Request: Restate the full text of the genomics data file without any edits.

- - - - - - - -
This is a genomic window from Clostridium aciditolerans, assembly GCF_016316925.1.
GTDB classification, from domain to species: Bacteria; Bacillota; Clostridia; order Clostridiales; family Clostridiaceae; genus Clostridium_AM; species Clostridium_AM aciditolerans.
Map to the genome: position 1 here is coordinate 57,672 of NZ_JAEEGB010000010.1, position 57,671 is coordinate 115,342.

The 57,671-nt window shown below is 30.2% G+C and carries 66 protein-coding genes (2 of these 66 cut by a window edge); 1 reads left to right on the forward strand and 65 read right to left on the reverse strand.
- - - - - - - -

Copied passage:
This is a genomic window from Clostridium aciditolerans, assembly GCF_016316925.1.
GTDB classification, from domain to species: Bacteria; Bacillota; Clostridia; order Clostridiales; family Clostridiaceae; genus Clostridium_AM; species Clostridium_AM aciditolerans.
Map to the genome: position 1 here is coordinate 57,672 of NZ_JAEEGB010000010.1, position 57,671 is coordinate 115,342.

The 57,671-nt window shown below is 30.2% G+C and carries 66 protein-coding genes (2 of these 66 cut by a window edge); 1 reads left to right on the forward strand and 65 read right to left on the reverse strand.